Christ In The Passover – Pg5

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MYSTERY OF THE APHIKOMEN

It’s fascinating that this age-old Passover ceremony is rich in so many details, and each one has a deep significance. In response to the ritual questions, each one is explained in terms of its historical origin and meaning. And yet, one of the main features of the feast is not well understood by most Jewish participants. They refer to the three matzohs in the matzoh tash as the Unity; but there is no agreement on what is united. And no one seems to have any idea why the middle one is broken, buried, and later brought back up.

Some rabbis teach that these represent Abraham, Isaac and Jacob; others say they portray the unity of worship — priests, Levites and congregation; still others say they stand for the crowns of learning, priesthood and kingship. But there’s no explanation for breaking and hiding the middle one. Christians have a better explanation; it involves the “bread of heaven,” spoken of in John 6:32-59.

A verse that is very holy to the Jews is the shemah of Deuteronomy 6:4-9,

“Hear, O Israel: the LORD thy God is one LORD. And thou shalt love the LORD thy God with all thine heart, and with all thy soul, and with all thy might. And these words, which I command thee this day, shall be in thine heart: And thou shalt teach them diligently unto thy children … and thou shalt bind them for a sign upon thy hand, and they shall be as frontlets between thine eyes. And thou shalt write them upon the posts of thy house, and on thy gates.”

That word “one” in the Hebrew is echad, meaning a composite oneness, not just the number one. It’s the same word used in Genesis 2:24, where Adam and Eve are said to be “one flesh,” and in Ezekiel 37 to describe the two sticks becoming one. Here it is describing the unity of God the Father, God the Son, and God the Holy Spirit — the three persons of the Godhead, acting as one.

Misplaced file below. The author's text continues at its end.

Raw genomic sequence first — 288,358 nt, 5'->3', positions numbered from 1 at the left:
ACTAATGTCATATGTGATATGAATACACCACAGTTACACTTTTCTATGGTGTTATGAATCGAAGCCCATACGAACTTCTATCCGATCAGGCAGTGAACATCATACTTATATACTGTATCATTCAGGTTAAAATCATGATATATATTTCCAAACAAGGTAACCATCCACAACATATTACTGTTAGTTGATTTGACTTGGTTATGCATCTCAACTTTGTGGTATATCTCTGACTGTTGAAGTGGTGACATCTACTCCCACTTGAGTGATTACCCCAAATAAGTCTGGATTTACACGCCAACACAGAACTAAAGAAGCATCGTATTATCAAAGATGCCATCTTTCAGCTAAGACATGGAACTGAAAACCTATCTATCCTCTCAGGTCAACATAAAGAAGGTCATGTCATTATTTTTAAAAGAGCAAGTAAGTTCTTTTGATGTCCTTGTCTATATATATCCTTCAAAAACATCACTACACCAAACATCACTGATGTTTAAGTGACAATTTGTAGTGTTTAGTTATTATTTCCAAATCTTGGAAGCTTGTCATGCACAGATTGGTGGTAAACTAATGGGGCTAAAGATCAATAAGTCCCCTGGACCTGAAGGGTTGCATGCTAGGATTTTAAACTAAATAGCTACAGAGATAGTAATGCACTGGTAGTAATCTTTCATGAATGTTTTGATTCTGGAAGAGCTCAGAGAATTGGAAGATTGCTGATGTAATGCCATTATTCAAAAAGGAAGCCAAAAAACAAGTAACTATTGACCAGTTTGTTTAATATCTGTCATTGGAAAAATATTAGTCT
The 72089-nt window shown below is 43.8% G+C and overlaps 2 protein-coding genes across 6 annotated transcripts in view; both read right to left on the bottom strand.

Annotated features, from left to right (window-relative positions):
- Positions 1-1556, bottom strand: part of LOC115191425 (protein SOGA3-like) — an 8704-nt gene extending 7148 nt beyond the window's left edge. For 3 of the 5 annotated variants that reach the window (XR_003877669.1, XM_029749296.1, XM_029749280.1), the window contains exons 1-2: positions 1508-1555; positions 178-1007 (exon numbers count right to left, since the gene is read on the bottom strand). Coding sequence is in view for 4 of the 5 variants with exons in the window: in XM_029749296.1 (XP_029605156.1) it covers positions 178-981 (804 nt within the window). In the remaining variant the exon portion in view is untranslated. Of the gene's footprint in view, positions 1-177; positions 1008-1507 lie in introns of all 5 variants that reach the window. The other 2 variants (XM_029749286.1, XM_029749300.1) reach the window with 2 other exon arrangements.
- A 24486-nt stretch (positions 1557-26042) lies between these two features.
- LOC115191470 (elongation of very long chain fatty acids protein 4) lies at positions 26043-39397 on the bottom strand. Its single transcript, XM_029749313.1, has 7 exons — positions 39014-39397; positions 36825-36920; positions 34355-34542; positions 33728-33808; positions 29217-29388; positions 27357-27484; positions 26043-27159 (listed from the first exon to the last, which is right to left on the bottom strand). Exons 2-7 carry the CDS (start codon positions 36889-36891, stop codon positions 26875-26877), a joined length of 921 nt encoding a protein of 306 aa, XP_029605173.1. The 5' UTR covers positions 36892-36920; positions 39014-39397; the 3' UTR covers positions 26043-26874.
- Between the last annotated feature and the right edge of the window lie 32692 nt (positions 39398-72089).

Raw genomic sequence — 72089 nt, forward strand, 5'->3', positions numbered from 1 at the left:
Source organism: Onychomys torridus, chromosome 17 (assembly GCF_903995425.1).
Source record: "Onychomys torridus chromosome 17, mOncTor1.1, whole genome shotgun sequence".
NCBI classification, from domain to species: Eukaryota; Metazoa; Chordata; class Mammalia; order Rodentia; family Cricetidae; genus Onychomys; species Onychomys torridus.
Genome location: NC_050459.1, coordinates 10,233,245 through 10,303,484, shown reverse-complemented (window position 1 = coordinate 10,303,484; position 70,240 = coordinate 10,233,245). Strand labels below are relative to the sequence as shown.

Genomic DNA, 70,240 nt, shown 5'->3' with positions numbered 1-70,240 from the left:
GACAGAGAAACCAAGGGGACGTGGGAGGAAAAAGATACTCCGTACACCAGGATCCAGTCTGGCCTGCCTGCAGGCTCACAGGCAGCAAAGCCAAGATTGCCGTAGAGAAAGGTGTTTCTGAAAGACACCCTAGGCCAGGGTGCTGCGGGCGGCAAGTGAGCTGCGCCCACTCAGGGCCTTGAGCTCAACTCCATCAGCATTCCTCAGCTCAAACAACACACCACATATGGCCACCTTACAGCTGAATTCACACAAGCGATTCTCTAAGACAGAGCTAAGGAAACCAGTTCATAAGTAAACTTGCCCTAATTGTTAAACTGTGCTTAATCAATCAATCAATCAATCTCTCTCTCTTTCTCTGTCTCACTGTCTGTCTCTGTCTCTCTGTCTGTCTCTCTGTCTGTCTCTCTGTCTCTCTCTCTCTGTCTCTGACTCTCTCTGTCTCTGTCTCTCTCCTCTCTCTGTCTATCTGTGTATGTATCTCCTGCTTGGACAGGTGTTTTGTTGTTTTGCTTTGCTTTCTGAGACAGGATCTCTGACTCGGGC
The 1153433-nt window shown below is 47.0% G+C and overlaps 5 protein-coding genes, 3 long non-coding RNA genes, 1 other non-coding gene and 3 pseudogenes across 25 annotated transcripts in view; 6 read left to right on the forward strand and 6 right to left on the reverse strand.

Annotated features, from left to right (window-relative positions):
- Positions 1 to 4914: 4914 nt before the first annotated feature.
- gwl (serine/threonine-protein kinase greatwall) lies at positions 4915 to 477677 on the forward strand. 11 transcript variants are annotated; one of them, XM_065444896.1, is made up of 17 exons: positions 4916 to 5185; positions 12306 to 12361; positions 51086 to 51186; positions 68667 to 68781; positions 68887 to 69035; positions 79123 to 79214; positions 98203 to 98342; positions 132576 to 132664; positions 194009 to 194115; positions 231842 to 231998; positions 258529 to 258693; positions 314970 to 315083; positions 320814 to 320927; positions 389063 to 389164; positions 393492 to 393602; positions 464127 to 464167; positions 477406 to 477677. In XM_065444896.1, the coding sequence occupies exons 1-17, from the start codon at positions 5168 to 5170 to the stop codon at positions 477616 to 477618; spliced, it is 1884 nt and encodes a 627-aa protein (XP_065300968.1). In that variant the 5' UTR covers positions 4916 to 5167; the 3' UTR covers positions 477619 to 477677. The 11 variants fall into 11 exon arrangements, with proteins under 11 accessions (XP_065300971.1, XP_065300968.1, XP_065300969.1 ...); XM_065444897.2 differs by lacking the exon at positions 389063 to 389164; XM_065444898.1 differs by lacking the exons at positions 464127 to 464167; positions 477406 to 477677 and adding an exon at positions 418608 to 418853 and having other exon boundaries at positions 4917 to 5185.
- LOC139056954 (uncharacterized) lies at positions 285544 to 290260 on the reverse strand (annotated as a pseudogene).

This is the true meaning of the unity of the three matzohs in the matzoh tash. And which of these is the middle one? That is obviously God the Son — Jesus the Messiah, our Lord. Let’s see how He could be represented by a piece of unleavened bread. Read John 6:32-59. Verse 35 says,

And Jesus said unto them, “I am the bread of life: he that cometh to me shall never hunger; and he that believeth on me shall never thirst.”

God subtly emphasized this truth in choosing the spot where His Son would be born. The meaning of the name “Bethlehem” is “house of bread.”  (By the way, the name “Nazareth” means “branch.” That meaning clarifies the prophecy in Isaiah 11:1.)

But why isn’t the sacrificed lamb still used? And how did matzohs come to prominence? Deuteronomy 12:11-14 says that people were not to offer sacrifices except at the location that God chose. Other scriptures make it clear that He chose the Temple site on Mount Moriah in Jerusalem. When the Roman army, under Titus, destroyed the Temple in A.D.70, there was no more acceptable place for sacrifice of the lamb. That’s why today’s Passover meals don’t include the meat of a lamb, merely a symbolic shank bone. The rabbis, in the second century A.D., instituted the use of matzohs to represent the sacrificed lamb. That practice still holds.

Now we can see why the middle matzoh is broken during the Passover, then hidden or buried.  Jesus’s body was broken for us, He died, and was buried. But He didn’t stay dead — He came back to life, came out of the tomb! That is represented by bringing out that matzoh later in the ceremony. It is then broken into pieces, and passed out to each person. And this is the exact spot during the Last Supper, when Jesus said,

“This is my body which is given for you.”

The the very next item in the service is drinking from the wine-goblet known as the “Cup of Redemption.” That’s when Jesus said,

“This cup is the new testament in my blood, which is shed for you.”

This is why we can say with confidence that Jesus is actually the central character in the Passover Seder. And, if that’s not enough, let’s look at the way His death, burial and resurrection fits the timing of the first three of the Seven Feasts of Israel.  He was killed on Passover Day, was buried for three days during the Feast of Unleavened Bread, and rose from the dead on the day of FirstFruits.

In John 1:29 John the Baptist announced Jesus’s approach by shouting,

“Behold the Lamb of God, which taketh away the sin of the world.”

And Paul, in I Corinthians 15:20, said,

“But now is Christ risen from the dead, and become the firstfuits of them that slept.”

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